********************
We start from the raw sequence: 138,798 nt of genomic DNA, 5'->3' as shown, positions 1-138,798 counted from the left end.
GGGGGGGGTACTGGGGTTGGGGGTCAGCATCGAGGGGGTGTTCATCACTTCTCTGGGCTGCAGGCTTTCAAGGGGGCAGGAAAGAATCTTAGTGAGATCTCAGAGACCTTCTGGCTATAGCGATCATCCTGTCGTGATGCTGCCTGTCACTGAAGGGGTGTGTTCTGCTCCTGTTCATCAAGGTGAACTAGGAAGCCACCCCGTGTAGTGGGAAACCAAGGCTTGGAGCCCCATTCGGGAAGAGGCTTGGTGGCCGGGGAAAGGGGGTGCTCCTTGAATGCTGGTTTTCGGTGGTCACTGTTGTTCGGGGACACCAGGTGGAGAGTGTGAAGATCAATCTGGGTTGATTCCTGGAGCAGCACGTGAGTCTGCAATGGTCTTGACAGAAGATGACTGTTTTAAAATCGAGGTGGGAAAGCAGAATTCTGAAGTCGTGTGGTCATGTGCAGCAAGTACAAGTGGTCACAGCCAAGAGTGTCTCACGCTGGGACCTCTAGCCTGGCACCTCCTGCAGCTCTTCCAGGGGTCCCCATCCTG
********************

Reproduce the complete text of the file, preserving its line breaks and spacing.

We start from the raw sequence: 138,798 nt of genomic DNA, 5'->3' as shown, positions 1-138,798 counted from the left end.
GGGGGGGGTACTGGGGTTGGGGGTCAGCATCGAGGGGGTGTTCATCACTTCTCTGGGCTGCAGGCTTTCAAGGGGGCAGGAAAGAATCTTAGTGAGATCTCAGAGACCTTCTGGCTATAGCGATCATCCTGTCGTGATGCTGCCTGTCACTGAAGGGGTGTGTTCTGCTCCTGTTCATCAAGGTGAACTAGGAAGCCACCCCGTGTAGTGGGAAACCAAGGCTTGGAGCCCCATTCGGGAAGAGGCTTGGTGGCCGGGGAAAGGGGGTGCTCCTTGAATGCTGGTTTTCGGTGGTCACTGTTGTTCGGGGACACCAGGTGGAGAGTGTGAAGATCAATCTGGGTTGATTCCTGGAGCAGCACGTGAGTCTGCAATGGTCTTGACAGAAGATGACTGTTTTAAAATCGAGGTGGGAAAGCAGAATTCTGAAGTCGTGTGGTCATGTGCAGCAAGTACAAGTGGTCACAGCCAAGAGTGTCTCACGCTGGGACCTCTAGCCTGGCACCTCCTGCAGCTCTTCCAGGGGTCCCCATCCTG